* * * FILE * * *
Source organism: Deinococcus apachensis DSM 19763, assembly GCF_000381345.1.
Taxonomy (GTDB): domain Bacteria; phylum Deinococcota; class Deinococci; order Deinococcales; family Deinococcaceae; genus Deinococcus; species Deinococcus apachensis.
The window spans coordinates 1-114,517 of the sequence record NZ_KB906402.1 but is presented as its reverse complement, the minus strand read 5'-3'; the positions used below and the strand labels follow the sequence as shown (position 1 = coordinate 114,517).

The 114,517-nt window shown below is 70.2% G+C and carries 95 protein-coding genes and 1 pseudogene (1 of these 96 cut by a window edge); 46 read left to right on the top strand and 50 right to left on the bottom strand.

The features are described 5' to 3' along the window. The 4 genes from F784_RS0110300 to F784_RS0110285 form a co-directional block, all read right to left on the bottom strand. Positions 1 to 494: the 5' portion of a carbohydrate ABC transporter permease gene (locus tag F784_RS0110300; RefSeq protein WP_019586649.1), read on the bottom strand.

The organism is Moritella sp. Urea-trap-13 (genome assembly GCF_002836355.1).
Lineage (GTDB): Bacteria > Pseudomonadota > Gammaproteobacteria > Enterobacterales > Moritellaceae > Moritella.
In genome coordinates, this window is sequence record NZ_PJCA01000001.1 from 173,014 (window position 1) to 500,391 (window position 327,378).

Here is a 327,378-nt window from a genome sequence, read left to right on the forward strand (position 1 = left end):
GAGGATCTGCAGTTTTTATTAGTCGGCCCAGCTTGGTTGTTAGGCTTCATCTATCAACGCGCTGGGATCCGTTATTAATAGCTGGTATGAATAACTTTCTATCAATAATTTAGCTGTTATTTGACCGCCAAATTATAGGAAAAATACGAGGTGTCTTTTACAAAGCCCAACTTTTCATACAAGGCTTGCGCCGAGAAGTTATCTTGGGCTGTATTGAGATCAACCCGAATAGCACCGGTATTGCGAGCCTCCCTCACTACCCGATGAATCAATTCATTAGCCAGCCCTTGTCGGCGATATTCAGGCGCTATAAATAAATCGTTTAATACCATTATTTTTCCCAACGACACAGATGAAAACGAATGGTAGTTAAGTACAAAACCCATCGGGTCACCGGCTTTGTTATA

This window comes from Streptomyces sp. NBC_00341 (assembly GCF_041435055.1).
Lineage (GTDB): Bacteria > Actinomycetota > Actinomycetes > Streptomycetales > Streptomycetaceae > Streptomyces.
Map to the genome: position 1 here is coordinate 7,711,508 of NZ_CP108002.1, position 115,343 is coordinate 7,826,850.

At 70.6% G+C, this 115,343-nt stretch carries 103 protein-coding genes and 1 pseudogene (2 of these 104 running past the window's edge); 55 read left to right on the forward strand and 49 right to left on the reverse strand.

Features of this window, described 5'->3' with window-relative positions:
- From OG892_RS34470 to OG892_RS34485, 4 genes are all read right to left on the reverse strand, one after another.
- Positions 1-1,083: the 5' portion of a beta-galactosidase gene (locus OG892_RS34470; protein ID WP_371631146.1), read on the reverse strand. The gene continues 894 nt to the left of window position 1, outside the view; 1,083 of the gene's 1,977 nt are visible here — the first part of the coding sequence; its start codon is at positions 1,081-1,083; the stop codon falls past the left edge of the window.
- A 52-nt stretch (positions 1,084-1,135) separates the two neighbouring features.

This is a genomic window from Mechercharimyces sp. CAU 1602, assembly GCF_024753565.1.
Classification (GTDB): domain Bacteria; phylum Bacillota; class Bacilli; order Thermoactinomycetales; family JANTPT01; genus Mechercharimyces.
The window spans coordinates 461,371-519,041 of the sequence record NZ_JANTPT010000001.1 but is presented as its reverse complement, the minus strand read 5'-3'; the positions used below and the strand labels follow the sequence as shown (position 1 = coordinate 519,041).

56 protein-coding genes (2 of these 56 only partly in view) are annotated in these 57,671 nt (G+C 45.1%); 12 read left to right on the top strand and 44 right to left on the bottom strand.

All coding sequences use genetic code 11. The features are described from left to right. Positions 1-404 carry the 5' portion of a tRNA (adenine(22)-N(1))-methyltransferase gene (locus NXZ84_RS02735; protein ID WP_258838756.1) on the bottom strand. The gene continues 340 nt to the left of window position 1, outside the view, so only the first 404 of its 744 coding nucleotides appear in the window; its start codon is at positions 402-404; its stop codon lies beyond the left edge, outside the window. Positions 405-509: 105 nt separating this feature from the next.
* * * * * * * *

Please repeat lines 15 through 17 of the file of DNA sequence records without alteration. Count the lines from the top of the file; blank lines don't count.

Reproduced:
Features of this window, described 5'->3' with window-relative positions:
- From OG892_RS34470 to OG892_RS34485, 4 genes are all read right to left on the reverse strand, one after another.
- Positions 1-1,083: the 5' portion of a beta-galactosidase gene (locus OG892_RS34470; protein ID WP_371631146.1), read on the reverse strand. The gene continues 894 nt to the left of window position 1, outside the view; 1,083 of the gene's 1,977 nt are visible here — the first part of the coding sequence; its start codon is at positions 1,081-1,083; the stop codon falls past the left edge of the window.